Algebraic space


Algebraic space

In mathematics, an algebraic space is a generalization of the schemes of algebraic geometry introduced by Michael Artin for use in deformation theory.

Definition

An algebraic space "X" comprises a schemeOne can always assume that "U" is an affine scheme. Doing so means that the theory of algebraic spaces is not dependent on the full theory of schemes, and can indeed be used as a (more general) replacement of that theory.] "U" and a closed subscheme "R" ⊂ "U" × "U" satisfying the following two conditions:

:1. "R" is an equivalence relation as a subset of "U" × "U":2. The projections "p""i": "R" → "U" onto each factor are étale maps.

If a third condition

:3. "R" is the trivial equivalence relation over each connected component of "U"

is satisfied, then the algebraic space will be a scheme in the usual sense. Thus, an algebraic space allows a single connected component of "U" to cover "X" with many "sheets". The point set underlying the algebraic space "X" is then given by |"U"| / |"R"| as a set of equivalence classes.

Let "Y" be an algebraic space defined by an equivalence relation "S" ⊂ "V" × "V". The set Hom("Y", "X") of morphisms of algebraic spaces is then defined by the condition that it makes the descent sequence

:mathrm{Hom}(Y, X) ightarrow mathrm{Hom}(V, X) {} atop longrightarrow}atop{longrightarrow atop {} mathrm{Hom}(S, X)

exact (this definition is motivated by a descent theorem of Grothendieck for surjective étale maps of affine schemes). With these definitions, the algebraic spaces form a category.

Let "U" be an affine scheme over a field "k" defined by a system of polynomials "g"("x"), "x" = ("x"1, …, "x""n"), let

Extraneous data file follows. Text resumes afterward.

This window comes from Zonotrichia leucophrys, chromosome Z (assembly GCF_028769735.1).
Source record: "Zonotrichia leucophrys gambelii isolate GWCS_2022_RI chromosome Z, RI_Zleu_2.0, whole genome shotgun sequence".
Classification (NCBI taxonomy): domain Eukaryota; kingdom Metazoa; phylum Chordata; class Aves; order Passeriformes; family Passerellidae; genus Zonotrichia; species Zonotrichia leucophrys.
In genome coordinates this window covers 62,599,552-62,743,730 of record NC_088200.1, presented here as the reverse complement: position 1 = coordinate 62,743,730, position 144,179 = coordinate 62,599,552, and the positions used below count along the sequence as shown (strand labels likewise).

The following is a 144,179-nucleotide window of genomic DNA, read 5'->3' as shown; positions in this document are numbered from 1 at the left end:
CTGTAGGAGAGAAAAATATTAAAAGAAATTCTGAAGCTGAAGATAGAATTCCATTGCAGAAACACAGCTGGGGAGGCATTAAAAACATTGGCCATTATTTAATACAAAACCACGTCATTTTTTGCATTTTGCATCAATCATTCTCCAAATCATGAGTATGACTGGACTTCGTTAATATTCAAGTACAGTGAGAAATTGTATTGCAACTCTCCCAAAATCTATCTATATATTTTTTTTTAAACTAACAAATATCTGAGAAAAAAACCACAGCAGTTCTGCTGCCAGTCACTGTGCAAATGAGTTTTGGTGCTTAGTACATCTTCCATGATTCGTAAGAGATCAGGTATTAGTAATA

:"k"{"x"1, …, "x""n"}

denote the ring of algebraic functions in "x" over "k", and let "X" = {"R" ⊂ "U" × "U"} be an algebraic space.

The appropriate stalks "Õ""X", "x" on "X" are then defined to be the local rings of algebraic functions defined by "Õ""U", "u", where "u" ∈ "U" is a point lying over "x" and "Õ""U", "u" is the local ring corresponding to "u" of the ring

:"k"{"x"1, …, "x""n"} / ("g")

of algebraic functions on "U".

A point on an algebraic space is said to be smooth if "Õ""X", "x" ≅ "k"{"z"1, …, "z""d"} for some indeterminates "z"1, …, "z""d". The dimension of "X" at "x" is then just defined to be "d".

A morphism "f": "Y" → "X" of algebraic spaces is said to be étale at "y" ∈ "Y" (where "x" = "f"("y")) if the induced map on stalks

:"Õ""X", "x" → "Õ""Y", "y"

is an isomorphism.

The structure sheaf "O""X" on the algebraic space "X" is defined by associating the ring of functions "O"("V") on "V" (defined by étale maps from "V" to the affine line A1 in the sense just defined) to any algebraic space "V" which is étale over "X".

Facts about algebraic spaces

* Algebraic curves are schemes.
* Non-singular algebraic surfaces are schemes.
* Algebraic spaces with group structure are schemes.
* Not every singular algebraic surface is a scheme.
* Not every non-singular 3-dimensional algebraic space is a scheme.
* Every algebraic space contains a dense open affine subscheme, and the complement of such a subscheme always has codimension ≥ 1. Thus algebraic spaces are in a sense "close" to affine schemes.

Applications

"To be written"

ee also

* Algebraic stack

Notes

References

* Artin, Michael. "Algebraic Spaces". Yale University Press, 1971.
* Knutson, Donald. "Algebraic Spaces". Springer Lecture Notes in Mathematics, 203, 1971.


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